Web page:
Loh Kean Yew falls short in Badminton Asia C’ships final, losing to Indonesian world No. 2
There are not many badminton players in the world quicker than Loh Kean Yew.
Unfortunately for the world No. 7 Singaporean, he ran into one of them in the Badminton Asia Championships men’s singles final as he lost 21-12, 21-8 to Indonesia’s world No. 2 Anthony Sinisuka Ginting on Sunday.
While 2021 world champion Loh could not become just the ninth men’s singles player to win both world and Asian titles, his silver medal is still the Republic’s best result after three previous bronzes at the continental showpiece.
Despite the one-sided defeat that lasted 28 minutes, Loh is expected to return to the top five in the world rankings.
Looking back, he will be encouraged by his first final since losing the SEA Games men’s singles gold medal to Kunlavut Vitidsarn in 2022. He will now turn his attention to the upcoming edition in Cambodia, where he will play in only the men’s team event, and the Sudirman Cup in May, when the Olympic qualifying period also starts.
The 25-year-old said: “Overall, it is a good week, but I’m disappointed with my own game while Ginting played a very good game today.
“There’s a lot to work on and hopefully I can get better. I don’t know how I’ll perform at the SEA Games and Sudirman Cup but I know I’ll give my all for sure.”
Regardless, his first Asia Championships final was an anti-climax considering how Loh had roared to life at the Sheikh Rashid Bin Hamdan Indoor Hall in Dubai.
He had taken apart India’s Lakshya Sen (24th), Jordan’s Bahaedeen Ahmad Alshannik (102nd), Hong Kong’s Lee Cheuk Yiu (20th) and China’s Lu Guangzu (14th) in straight sets in under 45 minutes.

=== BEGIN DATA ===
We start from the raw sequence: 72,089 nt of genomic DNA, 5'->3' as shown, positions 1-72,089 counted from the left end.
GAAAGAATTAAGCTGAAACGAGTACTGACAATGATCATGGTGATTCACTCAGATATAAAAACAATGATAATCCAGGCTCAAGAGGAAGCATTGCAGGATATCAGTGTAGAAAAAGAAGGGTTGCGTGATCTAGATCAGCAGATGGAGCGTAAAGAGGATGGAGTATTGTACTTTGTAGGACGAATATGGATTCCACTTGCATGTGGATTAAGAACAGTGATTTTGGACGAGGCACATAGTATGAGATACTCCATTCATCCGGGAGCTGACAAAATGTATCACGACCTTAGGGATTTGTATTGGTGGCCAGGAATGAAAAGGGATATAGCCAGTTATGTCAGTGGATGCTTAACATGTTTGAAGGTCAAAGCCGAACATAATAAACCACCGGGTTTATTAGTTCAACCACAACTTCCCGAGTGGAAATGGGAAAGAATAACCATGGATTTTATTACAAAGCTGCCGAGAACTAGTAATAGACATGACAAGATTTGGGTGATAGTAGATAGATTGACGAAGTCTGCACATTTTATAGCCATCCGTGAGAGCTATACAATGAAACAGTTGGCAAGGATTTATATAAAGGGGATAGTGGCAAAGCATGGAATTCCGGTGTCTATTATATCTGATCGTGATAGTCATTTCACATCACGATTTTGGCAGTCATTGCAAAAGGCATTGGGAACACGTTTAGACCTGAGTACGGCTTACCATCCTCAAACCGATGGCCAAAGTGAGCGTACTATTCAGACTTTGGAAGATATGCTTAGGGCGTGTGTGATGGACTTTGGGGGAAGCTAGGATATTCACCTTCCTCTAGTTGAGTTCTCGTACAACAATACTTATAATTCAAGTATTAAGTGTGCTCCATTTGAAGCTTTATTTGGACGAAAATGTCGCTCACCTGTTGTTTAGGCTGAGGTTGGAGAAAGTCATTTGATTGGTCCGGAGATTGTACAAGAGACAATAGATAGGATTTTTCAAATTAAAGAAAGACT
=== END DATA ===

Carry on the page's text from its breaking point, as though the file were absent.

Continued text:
But the tables were turned against a more formidable foe who has now beaten him four matches on the trot since losing their first two encounters.
Ginting’s game plan may sound simple – prevent Loh from unleashing his 400kmh smashes – but it took a masterclass to execute it and win his first Asian title.
The 26-year-old Olympic bronze medallist started off by playing more to Loh’s backhand, and produced clears that tempted Loh to let them land only to see them drop right in the corners.
Anxious to find a way back into the game, Loh dumped several returns into the net, while Ginting also covered the court and read his opponent well to be well placed to deliver his own killer smashes.
National singles coach Kelvin Ho said: “Our plan today was to play a high-speed game and create attacking opportunities. But Ginting’s acceleration was very fast today and he kept the initiative so Kean Yew could not unleash his weapons or control the shuttle well.
“The positive thing is for most of the week, Kean Yew was able to find his momentum to play his game with the additional skills we were working on to make him more complete.
“He still has work to do on his skills, his control, how he maintains his acceleration to support his gameplay, and different styles to play with different opponents.”
Meanwhile, Taiwanese world No. 4 Tai Tzu-ying claimed her third Asian crown and denied South Korean world No. 2 An Se-young her first with a 21-10, 21-14 victory.
In the women’s doubles final, Japan’s Yuki Fukushima and Sayaka Hirota cruised past South Koreans Baek Ha-na and Lee So-hee 21-7, 21-14. Indian pair Satwiksairaj Rankireddy and Chirag Shetty shocked Malaysians Ong Yew Sin and Teo Ee Yi 16-21, 21-17, 21-19 in the mens’ doubles final.
There was also a surprise in the mixed doubles final as China’s world No. 1 Zheng Siwei and Huang Yaqiong lost for only the second time in 2023, falling 21-15, 21-16 to compatriots Jiang Zhenbang and Wei Yaxin.